Generalized Method of Biparametric Sub Pixel Thermal Location ()

A. Sh. Mehdiyev^{1}, N. A. Abdullayev^{2}, R. N. Abdulov^{2}, H. H. Asadov^{3}, Sevda N. Abdullayeva^{4}

^{1}National Aviation Academy, Baku, Azerbaijan.

^{2}Research Institute of Ministry of Defence Industry, Baku, Azerbaijan.

^{3}Research Institute of Aerospace Informatics, Baku, Azerbaijan.

^{4}Scientific-Industrial Center, OZONE, Baku, Azerbaijan.

**DOI: **10.4236/pos.2016.72007
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It is well-known that according the Dozier’s method, utilization of
integral of Planks function in fusion of signals of two different channels of airborne
radiometer makes it possible to compute such components of temperature field
within one pixel as temperatures of the object and background. In the paper,
the generalization of Dozier method is suggested. The suggested generalization
of Dozier’s bispectral method named as biparametric method is applicable for
static remote objects. In the suggested biparametric method, the measurements
are carried out at the moments *t*_{1} and *t*_{2}. It is assumed that
the object temperature reaches quantity *T*(*t*_{1}) and *T*(*t*_{2}) at these
moments. On the bases of operational data of scanning infrared radiometer, the
square area of one pixel can be calculated in dependence of distance between
object and radiometer. This makes it possible to carry out location of static
objects from two basis points using serial single wavelengths measurements of
radiation emitted by the sub pixel object.

Keywords

Radiometer, Pixel, Radiation, Location, Bispectral Measurements, Sensor

Share and Cite:

Mehdiyev, A. , Abdullayev, N. , Abdulov, R. , Asadov, H. and Abdullayeva, S. (2016) Generalized Method of Biparametric Sub Pixel Thermal Location. *Positioning*, **7**, 75-79. doi: 10.4236/pos.2016.72007.

Received 29 January 2016; accepted 9 May 2016; published 12 May 2016

1. Introduction

It is well-known that between such spheres of technical cybernetics as location, positioning and remote sensing, the firm interrelation does exist. The information theory based grounding of such an interrelation firstly is described in the work [1] .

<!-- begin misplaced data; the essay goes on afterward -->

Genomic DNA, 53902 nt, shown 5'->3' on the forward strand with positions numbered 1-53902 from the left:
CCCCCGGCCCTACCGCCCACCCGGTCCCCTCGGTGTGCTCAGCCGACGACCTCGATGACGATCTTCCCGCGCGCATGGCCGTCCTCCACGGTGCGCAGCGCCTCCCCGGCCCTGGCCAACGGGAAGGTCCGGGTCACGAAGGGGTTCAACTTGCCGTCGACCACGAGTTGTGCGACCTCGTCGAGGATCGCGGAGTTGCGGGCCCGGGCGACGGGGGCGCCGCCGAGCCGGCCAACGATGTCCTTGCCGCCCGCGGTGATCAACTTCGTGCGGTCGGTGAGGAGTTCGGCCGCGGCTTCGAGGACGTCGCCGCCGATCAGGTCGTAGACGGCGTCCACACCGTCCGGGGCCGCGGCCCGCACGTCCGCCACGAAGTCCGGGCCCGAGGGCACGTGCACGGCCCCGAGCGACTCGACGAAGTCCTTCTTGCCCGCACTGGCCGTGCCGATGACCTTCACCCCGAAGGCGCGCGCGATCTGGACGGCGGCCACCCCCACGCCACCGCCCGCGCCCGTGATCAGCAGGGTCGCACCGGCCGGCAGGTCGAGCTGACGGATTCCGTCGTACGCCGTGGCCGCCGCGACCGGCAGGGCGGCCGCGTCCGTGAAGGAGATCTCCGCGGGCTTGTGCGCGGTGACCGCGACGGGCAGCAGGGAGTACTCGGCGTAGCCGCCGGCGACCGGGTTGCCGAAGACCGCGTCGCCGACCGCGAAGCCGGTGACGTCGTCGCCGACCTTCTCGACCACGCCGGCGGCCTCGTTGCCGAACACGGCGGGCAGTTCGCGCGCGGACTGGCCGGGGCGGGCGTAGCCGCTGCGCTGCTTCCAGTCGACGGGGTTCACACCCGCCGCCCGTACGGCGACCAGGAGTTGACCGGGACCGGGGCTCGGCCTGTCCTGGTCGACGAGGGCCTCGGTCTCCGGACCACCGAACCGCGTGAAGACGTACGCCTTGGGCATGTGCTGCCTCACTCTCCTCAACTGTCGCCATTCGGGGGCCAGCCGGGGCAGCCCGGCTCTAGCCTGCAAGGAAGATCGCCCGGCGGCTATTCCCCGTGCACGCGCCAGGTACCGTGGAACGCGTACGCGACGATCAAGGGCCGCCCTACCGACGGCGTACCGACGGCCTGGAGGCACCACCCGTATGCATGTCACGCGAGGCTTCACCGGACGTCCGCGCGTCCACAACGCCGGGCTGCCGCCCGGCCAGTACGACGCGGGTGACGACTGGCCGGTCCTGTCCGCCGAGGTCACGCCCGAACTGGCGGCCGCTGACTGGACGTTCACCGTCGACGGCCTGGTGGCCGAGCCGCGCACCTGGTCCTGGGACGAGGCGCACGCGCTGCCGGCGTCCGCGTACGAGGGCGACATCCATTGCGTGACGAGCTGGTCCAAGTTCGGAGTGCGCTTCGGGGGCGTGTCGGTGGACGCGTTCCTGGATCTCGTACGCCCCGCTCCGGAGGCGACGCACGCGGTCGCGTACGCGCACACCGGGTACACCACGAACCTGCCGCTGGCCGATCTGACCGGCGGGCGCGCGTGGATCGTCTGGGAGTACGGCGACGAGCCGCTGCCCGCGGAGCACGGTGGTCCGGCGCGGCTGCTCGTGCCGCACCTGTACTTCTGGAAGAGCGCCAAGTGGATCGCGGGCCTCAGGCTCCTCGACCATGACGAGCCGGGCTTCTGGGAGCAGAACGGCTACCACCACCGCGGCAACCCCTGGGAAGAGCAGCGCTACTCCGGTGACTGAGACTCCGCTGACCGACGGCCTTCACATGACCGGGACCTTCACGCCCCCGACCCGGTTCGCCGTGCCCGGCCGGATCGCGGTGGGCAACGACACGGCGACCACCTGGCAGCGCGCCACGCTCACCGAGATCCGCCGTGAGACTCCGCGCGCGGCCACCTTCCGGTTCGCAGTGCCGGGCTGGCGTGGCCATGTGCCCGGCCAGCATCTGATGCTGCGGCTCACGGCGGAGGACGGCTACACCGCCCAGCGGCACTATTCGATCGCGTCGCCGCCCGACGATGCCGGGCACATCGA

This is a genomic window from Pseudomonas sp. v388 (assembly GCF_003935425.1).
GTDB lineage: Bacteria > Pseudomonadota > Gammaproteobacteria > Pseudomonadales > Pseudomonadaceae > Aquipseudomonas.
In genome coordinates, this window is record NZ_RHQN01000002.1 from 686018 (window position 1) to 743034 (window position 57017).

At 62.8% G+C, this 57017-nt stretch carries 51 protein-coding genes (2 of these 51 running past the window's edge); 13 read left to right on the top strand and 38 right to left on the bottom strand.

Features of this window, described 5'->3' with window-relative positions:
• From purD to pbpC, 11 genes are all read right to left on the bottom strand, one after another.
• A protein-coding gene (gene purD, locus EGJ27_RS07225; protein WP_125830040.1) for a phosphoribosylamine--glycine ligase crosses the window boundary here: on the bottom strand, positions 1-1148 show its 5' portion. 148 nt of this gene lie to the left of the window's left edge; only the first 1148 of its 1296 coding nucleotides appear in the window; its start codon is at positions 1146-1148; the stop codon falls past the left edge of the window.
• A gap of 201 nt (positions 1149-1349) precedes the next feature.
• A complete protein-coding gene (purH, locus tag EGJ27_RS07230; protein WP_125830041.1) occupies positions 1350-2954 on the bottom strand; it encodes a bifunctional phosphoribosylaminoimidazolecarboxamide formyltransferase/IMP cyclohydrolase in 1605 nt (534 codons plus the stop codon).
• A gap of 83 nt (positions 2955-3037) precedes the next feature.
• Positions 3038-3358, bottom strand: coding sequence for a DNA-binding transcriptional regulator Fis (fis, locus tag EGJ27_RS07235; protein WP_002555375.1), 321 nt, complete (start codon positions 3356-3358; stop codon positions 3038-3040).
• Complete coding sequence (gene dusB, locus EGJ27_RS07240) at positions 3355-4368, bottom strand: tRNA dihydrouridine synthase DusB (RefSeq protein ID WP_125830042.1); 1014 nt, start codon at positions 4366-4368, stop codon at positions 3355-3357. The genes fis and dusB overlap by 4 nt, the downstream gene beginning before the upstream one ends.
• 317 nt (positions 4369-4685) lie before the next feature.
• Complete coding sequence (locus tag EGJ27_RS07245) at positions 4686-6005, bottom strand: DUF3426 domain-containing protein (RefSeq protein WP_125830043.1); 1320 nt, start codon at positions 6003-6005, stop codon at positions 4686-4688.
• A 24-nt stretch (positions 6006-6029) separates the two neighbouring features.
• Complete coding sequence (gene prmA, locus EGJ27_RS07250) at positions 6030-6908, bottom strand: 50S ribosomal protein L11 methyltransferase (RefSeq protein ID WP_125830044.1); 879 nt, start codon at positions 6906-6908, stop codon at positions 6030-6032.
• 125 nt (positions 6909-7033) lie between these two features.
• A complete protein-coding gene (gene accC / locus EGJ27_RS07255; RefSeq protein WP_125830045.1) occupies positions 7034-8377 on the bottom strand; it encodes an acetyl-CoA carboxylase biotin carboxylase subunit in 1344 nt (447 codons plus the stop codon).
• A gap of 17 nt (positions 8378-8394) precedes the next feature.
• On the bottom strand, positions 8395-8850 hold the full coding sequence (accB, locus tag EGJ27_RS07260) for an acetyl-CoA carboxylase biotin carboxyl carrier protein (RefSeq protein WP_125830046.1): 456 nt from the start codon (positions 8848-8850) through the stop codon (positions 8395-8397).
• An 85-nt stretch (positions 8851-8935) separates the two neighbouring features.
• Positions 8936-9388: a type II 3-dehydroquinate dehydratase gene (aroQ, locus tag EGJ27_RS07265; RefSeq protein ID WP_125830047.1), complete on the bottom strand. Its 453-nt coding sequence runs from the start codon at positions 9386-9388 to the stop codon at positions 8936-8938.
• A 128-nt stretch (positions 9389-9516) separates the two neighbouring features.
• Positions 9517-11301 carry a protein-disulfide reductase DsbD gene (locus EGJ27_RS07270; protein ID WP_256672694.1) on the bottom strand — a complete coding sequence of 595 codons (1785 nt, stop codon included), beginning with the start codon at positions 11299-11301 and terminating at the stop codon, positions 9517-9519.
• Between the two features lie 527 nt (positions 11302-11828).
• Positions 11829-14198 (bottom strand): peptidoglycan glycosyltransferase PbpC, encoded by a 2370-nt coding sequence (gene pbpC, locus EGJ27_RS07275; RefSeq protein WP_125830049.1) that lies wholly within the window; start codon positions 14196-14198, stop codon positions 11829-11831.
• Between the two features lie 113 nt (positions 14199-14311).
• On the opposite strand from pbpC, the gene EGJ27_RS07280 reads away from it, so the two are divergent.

The properties of thermal location are that the pixel type structure of images used for location purposes by scanning airborne radiometers leads to inevitable errors of integrated assessment of signal. Upon thermal scanning of surface of researched object, if the latter contains two different surface materials, all radiation emitted from these materials located within one pixel will be averaged as a single pixel signal depending on wavelength of sensor’s operational channel.

According to [2] , utilization of integral of Planks function for different channels of airborne radiometer makes it possible to compute following parameters:

1) Radiation temperature of one of two temperature fields on sub pixel level of resolution;

2) Share of each component of temperature field within pixel (that is temperatures of the object and background).

If assume, that effect of atmosphere is lacking, the upward radiation at the input of airborne scanning radiometer will be determined as [1]

(1)

where:―emissivity at the wavelength λ;

―Plank’s function, W∙m^{−3};

―sensor’s spectral instrument function.

The Planks functions of black body with temperature T at the wavelength λ is determined as

(2)

where: С_{1}―the first constant of Plank, equals to 3.741832 × 10^{−16} W∙m^{2};

С_{2}―the second constant of Plank, equals to 1.438786 × 10^{−2} m∙k;

Т―temperature, K;

λ―wavelength, μm.

The property of the Planks function is that if in the fixed temperature T_{1}, the signal at the wavelength λ_{1} surpasses the signal at the wavelength λ_{2} in sufficiently higher temperature T_{2}, the contrary case does occur.

This property of the Plank’s function is illustrated in Figure 1, where the output signals of 3-rd and 4-th channels of AVHRR radiometer installed on the board NOAA-6 are shown. As it seen from shown graphics upon temperature above 460 K, the signal of 4-th channel (102 - 116 μm) surpasses the one of 3-rd channel (35 - 40 μm).

The above said property is the bases of the Dozier’s method [2] , according which the total radiation emitted from non-homogenous, two-parts structured pixel at the surface of researched site upon lacking of atmospheric effect can be computed as

(3)

where: p―weight coefficient; 0 < p < 1;

Figure 1. Dependence of signals of 3-rd and 4-th channels from temperature in spectroradiometer AVHRR of satellite NOAA-6.

T_{t}―objects temperature;

λ_{1}, λ_{2}―wavelengths used for measurements.

According to the Dozier’s method upon carrying out measurements at the wavelengths λ_{1} and λ_{2}, if the value of T_{b} is known, the amount of p and T_{t} can be calculated using the system of Equation (3). It should be noted that to remove any possible dynamic errors, all measurements upon realization of this method should be carried out synchronously. This method makes it possible to carry out the sub pixel remote identification of hidden and remote objects.

2. Further Development of Doziers Bispectral Method and Suggested Biparametric Generalization

The Dozier’s method further was developed and modernized in works [3] - [6] .

Let us consider in brief the modernized Dozier’s method described in [6] . In this modification the limitation imposed in [2] is characterizing the consideration of only ground component of radiation. In the work [6] the general case of remote assessment of parameters of heated remote sub pixel object is considered taking into account the effect of atmosphere. The Equation (3) in this case should be written as